In the United Kingdom, the Office for National Statistics reports that in the period from 2012 to 2014, the wealthiest 10 percent of households owned 45 percent of total aggregate household wealth. Since July 2010, the top decile's wealth has increased three times faster than that of the bottom 50 percent of the population.
In the United Kingdom, Amazon, Starbucks, and Google attracted public outrage in 2013 for using loopholes to pay almost no tax, prompting the UK government to lead a G8 tax announcement aimed at reducing tax evasion and avoidance.
And the problem appears to be systemic. This year, the Panama Papers exposed how the global rich create secretive offshore companies, permitting them to avoid financial scrutiny and taxation. And the world's largest banks have faced unprecedented fines in recent years for brazen violations of the law.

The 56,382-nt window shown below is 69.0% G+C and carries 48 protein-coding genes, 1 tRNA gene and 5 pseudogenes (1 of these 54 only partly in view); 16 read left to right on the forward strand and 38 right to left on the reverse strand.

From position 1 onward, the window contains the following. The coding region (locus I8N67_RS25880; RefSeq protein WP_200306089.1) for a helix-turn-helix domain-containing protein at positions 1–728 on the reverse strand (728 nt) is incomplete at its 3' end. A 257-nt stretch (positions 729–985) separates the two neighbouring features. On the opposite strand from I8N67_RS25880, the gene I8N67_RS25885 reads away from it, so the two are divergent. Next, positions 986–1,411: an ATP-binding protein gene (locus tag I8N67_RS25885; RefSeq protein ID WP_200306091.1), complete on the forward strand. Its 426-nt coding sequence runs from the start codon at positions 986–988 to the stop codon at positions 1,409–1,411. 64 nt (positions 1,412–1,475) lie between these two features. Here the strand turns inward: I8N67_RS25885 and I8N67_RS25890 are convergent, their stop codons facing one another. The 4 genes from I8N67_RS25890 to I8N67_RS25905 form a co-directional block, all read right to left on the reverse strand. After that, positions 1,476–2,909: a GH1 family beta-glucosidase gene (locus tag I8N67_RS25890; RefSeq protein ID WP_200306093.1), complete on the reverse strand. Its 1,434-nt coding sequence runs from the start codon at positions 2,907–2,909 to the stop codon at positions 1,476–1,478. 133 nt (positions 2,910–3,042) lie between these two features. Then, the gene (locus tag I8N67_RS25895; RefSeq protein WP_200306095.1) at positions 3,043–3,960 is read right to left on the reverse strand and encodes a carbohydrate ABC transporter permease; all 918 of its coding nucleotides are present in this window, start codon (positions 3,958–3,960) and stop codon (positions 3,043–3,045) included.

despite the negative publicity generated by such cases, the public has seen virtually no one held to account. Almost a decade after the global financial crisis of 2008, only one bank executive has gone to prison. Many bankers instead followed a path similar to Fred Goodwin, the head of Britain's Royal Bank of Scotland, who racked up £24.1 billion ($34.2 billion) in losses, then resigned with a huge pension. Ordinary people—like the father of three who was imprisoned in the UK in September 2015 for accumulating £500,000 in gambling debts—do not enjoy such impunity.